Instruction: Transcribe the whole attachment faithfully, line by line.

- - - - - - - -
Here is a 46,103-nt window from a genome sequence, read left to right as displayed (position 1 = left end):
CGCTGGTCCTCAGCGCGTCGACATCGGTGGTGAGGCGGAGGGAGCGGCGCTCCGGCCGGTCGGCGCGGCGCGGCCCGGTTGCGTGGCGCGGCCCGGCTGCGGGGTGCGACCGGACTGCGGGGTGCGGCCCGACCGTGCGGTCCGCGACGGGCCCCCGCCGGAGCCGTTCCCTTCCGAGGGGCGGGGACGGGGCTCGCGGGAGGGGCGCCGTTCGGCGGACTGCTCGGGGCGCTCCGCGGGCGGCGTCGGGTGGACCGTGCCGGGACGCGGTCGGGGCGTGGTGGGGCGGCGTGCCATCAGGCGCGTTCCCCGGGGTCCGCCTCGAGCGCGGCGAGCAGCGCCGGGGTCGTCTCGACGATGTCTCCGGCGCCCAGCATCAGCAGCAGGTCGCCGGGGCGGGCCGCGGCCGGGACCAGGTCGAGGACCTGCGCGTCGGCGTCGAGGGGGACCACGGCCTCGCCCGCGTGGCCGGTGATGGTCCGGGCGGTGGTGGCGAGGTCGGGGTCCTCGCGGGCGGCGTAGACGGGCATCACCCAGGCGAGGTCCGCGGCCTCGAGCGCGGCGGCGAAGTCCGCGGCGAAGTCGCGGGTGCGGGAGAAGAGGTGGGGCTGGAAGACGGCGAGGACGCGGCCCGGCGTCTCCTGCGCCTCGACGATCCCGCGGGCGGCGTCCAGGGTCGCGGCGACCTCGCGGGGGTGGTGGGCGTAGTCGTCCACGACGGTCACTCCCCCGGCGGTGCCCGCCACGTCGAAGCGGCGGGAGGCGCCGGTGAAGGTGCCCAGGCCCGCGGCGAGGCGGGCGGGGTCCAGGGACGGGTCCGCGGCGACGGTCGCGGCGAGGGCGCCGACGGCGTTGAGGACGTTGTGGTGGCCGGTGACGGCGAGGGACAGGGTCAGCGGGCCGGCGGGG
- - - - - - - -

Here is a 46,103-nt window from a genome sequence, read left to right as displayed (position 1 = left end):
CGCTGGTCCTCAGCGCGTCGACATCGGTGGTGAGGCGGAGGGAGCGGCGCTCCGGCCGGTCGGCGCGGCGCGGCCCGGTTGCGTGGCGCGGCCCGGCTGCGGGGTGCGACCGGACTGCGGGGTGCGGCCCGACCGTGCGGTCCGCGACGGGCCCCCGCCGGAGCCGTTCCCTTCCGAGGGGCGGGGACGGGGCTCGCGGGAGGGGCGCCGTTCGGCGGACTGCTCGGGGCGCTCCGCGGGCGGCGTCGGGTGGACCGTGCCGGGACGCGGTCGGGGCGTGGTGGGGCGGCGTGCCATCAGGCGCGTTCCCCGGGGTCCGCCTCGAGCGCGGCGAGCAGCGCCGGGGTCGTCTCGACGATGTCTCCGGCGCCCAGCATCAGCAGCAGGTCGCCGGGGCGGGCCGCGGCCGGGACCAGGTCGAGGACCTGCGCGTCGGCGTCGAGGGGGACCACGGCCTCGCCCGCGTGGCCGGTGATGGTCCGGGCGGTGGTGGCGAGGTCGGGGTCCTCGCGGGCGGCGTAGACGGGCATCACCCAGGCGAGGTCCGCGGCCTCGAGCGCGGCGGCGAAGTCCGCGGCGAAGTCGCGGGTGCGGGAGAAGAGGTGGGGCTGGAAGACGGCGAGGACGCGGCCCGGCGTCTCCTGCGCCTCGACGATCCCGCGGGCGGCGTCCAGGGTCGCGGCGACCTCGCGGGGGTGGTGGGCGTAGTCGTCCACGACGGTCACTCCCCCGGCGGTGCCCGCCACGTCGAAGCGGCGGGAGGCGCCGGTGAAGGTGCCCAGGCCCGCGGCGAGGCGGGCGGGGTCCAGGGACGGGTCCGCGGCGACGGTCGCGGCGAGGGCGCCGACGGCGTTGAGGACGTTGTGGTGGCCGGTGACGGCGAGGGACAGGGTCAGCGGGCCGGCGGGG